U.S. News & World Report: “Weigh Costs of Part-Time and Full-Time M.B.A. Programs”

The Lubin School of Business’s Part-Time M.B.A Program offers working professionals like Morgan Stanley’s Saj Sahni (pictured) the opportunity to earn a graduate business degree while continuing to pursue a full-time career. Sahni discusses the challenges of balancing his school and work lives.

Pursuing a part-time M.B.A can offer flexibility, as well as financial and professional advantages.

However, even for M.B.A. candidates for whom a part-time program makes the most sense, there are potential issues beyond finances to consider.

For part-time Pace University Lubin School of Business student Saj Sahni (pictured), balancing his responsibilities poses daily challenges, he told U.S. News & World Report’s Katy Hopkins in the March 14 article,  “Weigh Costs of Part-Time and Full-Time M.B.A. Programs; The major difference is often not in what you pay, but how.”

“It’s really difficult with the workload and your deadlines at work and trying to balance your school work,” says Sahni, who squeezes in homework during lunch breaks at Morgan Stanley. “It’s tough, but you have to do it for the short run.”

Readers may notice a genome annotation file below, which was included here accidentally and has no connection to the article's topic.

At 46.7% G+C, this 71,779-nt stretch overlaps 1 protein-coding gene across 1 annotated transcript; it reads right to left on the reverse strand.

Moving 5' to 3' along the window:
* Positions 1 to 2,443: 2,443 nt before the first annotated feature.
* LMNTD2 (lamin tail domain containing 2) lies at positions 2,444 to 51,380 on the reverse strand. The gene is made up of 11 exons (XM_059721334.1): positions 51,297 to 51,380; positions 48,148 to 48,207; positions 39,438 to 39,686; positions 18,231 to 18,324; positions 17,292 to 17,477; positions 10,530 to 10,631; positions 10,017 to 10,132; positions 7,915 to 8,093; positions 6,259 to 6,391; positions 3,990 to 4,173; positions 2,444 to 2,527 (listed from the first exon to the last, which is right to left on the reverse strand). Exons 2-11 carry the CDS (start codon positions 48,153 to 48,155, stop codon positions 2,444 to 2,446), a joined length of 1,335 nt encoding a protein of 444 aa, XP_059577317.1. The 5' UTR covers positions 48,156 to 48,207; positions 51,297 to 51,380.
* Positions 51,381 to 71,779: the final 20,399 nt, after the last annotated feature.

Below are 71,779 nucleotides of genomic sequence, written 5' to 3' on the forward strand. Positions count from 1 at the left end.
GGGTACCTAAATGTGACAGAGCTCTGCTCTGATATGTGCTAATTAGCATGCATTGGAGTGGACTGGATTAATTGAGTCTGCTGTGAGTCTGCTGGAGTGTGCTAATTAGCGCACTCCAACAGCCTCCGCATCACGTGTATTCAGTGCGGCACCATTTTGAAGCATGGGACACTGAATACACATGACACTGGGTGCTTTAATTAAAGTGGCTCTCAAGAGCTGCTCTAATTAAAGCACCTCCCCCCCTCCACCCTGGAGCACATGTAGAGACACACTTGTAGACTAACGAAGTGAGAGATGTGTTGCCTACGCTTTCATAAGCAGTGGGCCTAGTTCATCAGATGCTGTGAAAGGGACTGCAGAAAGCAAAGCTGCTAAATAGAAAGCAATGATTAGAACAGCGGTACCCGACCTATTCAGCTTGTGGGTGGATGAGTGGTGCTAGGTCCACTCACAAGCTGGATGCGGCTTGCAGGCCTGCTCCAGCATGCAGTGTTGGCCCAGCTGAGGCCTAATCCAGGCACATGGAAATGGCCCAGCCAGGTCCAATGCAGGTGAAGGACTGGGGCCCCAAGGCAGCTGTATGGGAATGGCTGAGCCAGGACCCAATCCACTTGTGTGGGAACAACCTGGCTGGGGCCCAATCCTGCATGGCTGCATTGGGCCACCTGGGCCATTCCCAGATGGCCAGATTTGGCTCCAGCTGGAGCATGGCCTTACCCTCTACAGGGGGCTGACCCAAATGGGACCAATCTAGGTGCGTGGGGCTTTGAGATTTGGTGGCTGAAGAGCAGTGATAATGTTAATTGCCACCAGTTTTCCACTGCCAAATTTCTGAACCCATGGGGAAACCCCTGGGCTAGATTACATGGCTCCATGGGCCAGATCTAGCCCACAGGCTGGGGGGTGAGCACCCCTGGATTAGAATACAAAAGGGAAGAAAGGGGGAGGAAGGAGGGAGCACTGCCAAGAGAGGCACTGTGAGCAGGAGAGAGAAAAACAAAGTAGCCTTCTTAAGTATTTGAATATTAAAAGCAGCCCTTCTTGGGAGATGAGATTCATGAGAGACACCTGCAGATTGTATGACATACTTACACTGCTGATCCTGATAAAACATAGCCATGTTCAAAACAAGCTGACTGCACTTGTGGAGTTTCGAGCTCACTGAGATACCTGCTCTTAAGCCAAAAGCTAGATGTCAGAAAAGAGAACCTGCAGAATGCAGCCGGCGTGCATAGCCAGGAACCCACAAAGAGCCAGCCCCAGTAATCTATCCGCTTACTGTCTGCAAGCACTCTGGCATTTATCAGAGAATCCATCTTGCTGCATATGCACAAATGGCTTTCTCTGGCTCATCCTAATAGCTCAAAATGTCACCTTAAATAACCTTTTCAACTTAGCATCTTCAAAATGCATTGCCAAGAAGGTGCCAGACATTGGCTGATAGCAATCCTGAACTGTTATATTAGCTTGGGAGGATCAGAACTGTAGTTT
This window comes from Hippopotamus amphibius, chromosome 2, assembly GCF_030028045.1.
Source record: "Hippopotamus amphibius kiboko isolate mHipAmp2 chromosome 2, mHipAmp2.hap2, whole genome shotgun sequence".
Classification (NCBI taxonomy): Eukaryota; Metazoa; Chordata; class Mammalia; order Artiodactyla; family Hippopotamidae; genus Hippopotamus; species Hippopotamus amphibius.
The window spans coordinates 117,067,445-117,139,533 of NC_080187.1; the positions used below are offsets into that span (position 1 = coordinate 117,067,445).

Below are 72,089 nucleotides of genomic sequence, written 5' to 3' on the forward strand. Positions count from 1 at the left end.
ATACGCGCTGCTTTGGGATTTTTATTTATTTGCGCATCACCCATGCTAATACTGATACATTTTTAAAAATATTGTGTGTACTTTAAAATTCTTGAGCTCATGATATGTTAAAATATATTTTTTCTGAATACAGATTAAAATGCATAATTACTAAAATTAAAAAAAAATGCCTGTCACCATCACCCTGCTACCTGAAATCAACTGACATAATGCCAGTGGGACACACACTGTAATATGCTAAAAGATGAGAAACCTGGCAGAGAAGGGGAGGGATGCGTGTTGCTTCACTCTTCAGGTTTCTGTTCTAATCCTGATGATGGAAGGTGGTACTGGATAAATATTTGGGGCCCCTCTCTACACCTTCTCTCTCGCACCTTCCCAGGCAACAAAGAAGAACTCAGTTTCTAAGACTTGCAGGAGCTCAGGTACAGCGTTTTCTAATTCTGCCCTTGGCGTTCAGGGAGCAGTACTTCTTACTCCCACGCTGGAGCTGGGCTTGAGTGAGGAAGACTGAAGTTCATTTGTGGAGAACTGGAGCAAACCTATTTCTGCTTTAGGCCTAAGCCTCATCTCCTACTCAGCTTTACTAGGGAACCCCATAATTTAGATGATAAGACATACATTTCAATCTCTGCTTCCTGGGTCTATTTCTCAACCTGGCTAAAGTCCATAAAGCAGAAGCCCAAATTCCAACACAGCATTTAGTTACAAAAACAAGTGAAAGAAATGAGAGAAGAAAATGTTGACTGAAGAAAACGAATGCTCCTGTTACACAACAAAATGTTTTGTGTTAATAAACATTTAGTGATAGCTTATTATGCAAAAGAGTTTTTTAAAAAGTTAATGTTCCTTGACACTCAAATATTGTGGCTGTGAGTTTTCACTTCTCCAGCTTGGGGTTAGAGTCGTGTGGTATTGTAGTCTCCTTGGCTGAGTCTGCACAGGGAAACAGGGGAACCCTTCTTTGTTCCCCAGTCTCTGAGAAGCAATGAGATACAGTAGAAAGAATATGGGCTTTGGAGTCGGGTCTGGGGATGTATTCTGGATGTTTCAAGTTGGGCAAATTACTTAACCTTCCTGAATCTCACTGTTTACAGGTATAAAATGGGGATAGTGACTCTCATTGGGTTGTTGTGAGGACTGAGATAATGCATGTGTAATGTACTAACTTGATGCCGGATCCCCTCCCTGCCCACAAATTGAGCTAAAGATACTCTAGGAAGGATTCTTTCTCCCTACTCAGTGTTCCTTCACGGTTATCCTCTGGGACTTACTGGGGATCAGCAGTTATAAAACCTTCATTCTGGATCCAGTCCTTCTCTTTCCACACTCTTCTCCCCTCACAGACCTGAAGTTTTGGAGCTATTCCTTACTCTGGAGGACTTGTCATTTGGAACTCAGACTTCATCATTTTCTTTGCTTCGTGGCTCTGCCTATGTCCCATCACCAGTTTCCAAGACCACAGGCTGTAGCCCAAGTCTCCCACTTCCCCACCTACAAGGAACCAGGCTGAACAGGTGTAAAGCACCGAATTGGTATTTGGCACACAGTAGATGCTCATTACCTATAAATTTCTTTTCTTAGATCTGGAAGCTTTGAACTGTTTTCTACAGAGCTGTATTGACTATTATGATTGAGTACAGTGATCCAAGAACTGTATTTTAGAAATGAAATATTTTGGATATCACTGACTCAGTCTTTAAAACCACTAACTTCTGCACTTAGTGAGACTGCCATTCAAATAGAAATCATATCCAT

TheStreet: “Morgan Stanley Mulls Smith Barney’less Future”

Morgan Stanley is thinking of getting rid of the Smith Barney brand, made famous by actor John Houseman (pictured) delivering the famous tag line: “We make money the old-fashioned way. We earn it.”

Is it a good idea for Morgan Stanley to get rid of a brand that’s familiar to customers and clients and has its own cache? “Smith Barney is a classic brand,” says Paul Kurnit, a marketing professor at Pace University’s Lubin School of Business. “But, it is quaint, not current, charming, not forward edge….Likely, if it goes away, it will not be terribly missed.”

Why are some bank brands kept while others are gone?  Bear Stearns vanished quickly when taken over by JPMorgan Chase, IndyMac became OneWest, but Bank of America incorporated the Merrill and U.S. Trust brands into its own. Travelers not only kept its name when spinning out from Citi, but paid big for the little umbrella symbol. 

TheStreet polls marketing experts such as Lubin’s Paul Kurnit as to whether it is a good idea for Morgan Stanley to get rid of the Smith Barney brand.